Polo Mogul John Goodman's Family Feud
John Goodman was charged with DUI manslaughter and vehicular homicide.
Palm Beach County Sheriff's Office
A decade ago, a family feud forced Wellington polo mogul John Goodman to step down as overseer of a trust fund meant to benefit his nieces and nephews.
The legal spat provides a rare window into the private life of Goodman, 46, the multimillionaire founder of the International Polo Club Palm Beach who last month was charged with causing a drunken car crash that killed 23-year-old Scott Wilson.
Goodman has three siblings, Greg, Betsy, and Meg. Their father, Harold Goodman, made a fortune from his Houston-based air-conditioning company, Goodman Manufacturing. Before he died, Harold Goodman made sure his wealth would benefit his children for the rest of their lives.
The family feud involved the trust fund Harold set up for Greg Goodman's four children.
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John was the trustee in charge of that money, and Greg, a horse breeder and polo patron in Kentucky, wasn't happy about it.
In 1998, Greg filed suit alleging that he and his brother had a "hostile" relationship. "When Greg's children have sent gifts to John or Meg's children, they have been sent back," it said. "John has not spoken to Greg's children in three years."
Greg went on to insult his brother, saying that John was not "qualified" to oversee the trust fund. "He never finished college and pursues no serious profession," the suit alleged. Greg wanted John to step aside as overseer of the inheritance.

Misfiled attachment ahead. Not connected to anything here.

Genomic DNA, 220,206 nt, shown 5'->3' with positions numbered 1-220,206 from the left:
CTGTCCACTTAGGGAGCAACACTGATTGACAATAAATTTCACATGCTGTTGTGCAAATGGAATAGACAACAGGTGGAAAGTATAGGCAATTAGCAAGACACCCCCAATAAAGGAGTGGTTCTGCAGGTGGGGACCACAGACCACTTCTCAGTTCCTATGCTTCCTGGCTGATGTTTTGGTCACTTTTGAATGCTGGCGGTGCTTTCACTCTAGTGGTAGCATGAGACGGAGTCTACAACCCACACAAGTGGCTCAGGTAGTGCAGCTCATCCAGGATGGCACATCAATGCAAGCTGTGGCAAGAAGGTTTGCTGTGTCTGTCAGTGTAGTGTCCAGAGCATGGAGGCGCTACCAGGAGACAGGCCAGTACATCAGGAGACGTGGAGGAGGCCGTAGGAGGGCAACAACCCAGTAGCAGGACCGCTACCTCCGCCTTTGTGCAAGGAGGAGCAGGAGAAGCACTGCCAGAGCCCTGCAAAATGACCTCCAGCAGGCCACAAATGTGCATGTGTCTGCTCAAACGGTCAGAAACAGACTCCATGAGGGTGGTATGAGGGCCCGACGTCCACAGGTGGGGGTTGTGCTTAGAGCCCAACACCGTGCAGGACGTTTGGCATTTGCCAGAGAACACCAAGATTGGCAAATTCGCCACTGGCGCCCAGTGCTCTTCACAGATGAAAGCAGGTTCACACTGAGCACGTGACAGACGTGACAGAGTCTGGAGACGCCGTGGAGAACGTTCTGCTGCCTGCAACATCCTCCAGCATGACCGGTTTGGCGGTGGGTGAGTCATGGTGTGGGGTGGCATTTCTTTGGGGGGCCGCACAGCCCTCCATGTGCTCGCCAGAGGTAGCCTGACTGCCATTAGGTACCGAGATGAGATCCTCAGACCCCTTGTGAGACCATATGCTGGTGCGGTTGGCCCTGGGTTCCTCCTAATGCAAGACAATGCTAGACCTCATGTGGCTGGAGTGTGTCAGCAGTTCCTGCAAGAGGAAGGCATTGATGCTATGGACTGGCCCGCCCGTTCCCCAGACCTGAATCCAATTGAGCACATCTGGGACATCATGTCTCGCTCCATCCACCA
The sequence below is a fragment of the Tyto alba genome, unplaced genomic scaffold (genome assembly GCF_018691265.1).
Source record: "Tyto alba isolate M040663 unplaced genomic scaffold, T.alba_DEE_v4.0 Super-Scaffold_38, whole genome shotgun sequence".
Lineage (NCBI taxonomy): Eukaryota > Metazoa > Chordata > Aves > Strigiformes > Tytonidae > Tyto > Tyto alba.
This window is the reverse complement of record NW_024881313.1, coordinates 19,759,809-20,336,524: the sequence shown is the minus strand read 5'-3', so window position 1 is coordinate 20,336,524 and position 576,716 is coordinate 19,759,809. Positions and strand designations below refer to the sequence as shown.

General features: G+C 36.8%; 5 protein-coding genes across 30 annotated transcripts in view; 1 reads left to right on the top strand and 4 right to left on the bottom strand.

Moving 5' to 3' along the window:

John Goodman's lawyers responded that Greg was being obstinate. Despite his siblings' attempts to give Greg's kids a fair share of the family's wealth, Greg "began an unwarranted campaign of harassment of his siblings, highlighted by numerous, unjustified threats of litigation," the lawyers wrote.
In the end, the siblings finally reached a settlement. In 2000, John Goodman agreed to step down as trustee of the inheritance and was replaced by an independent company.
Clearly, John Goodman and his brother were not pals. (Greg Goodman didn't respond to requests for comment, and neither did John's lawyer, Roy Black).
But given John's current predicament -- a drunken night and a rash decision to get behind the wheel -- should any of Greg's allegations of irresponsibility be believed?
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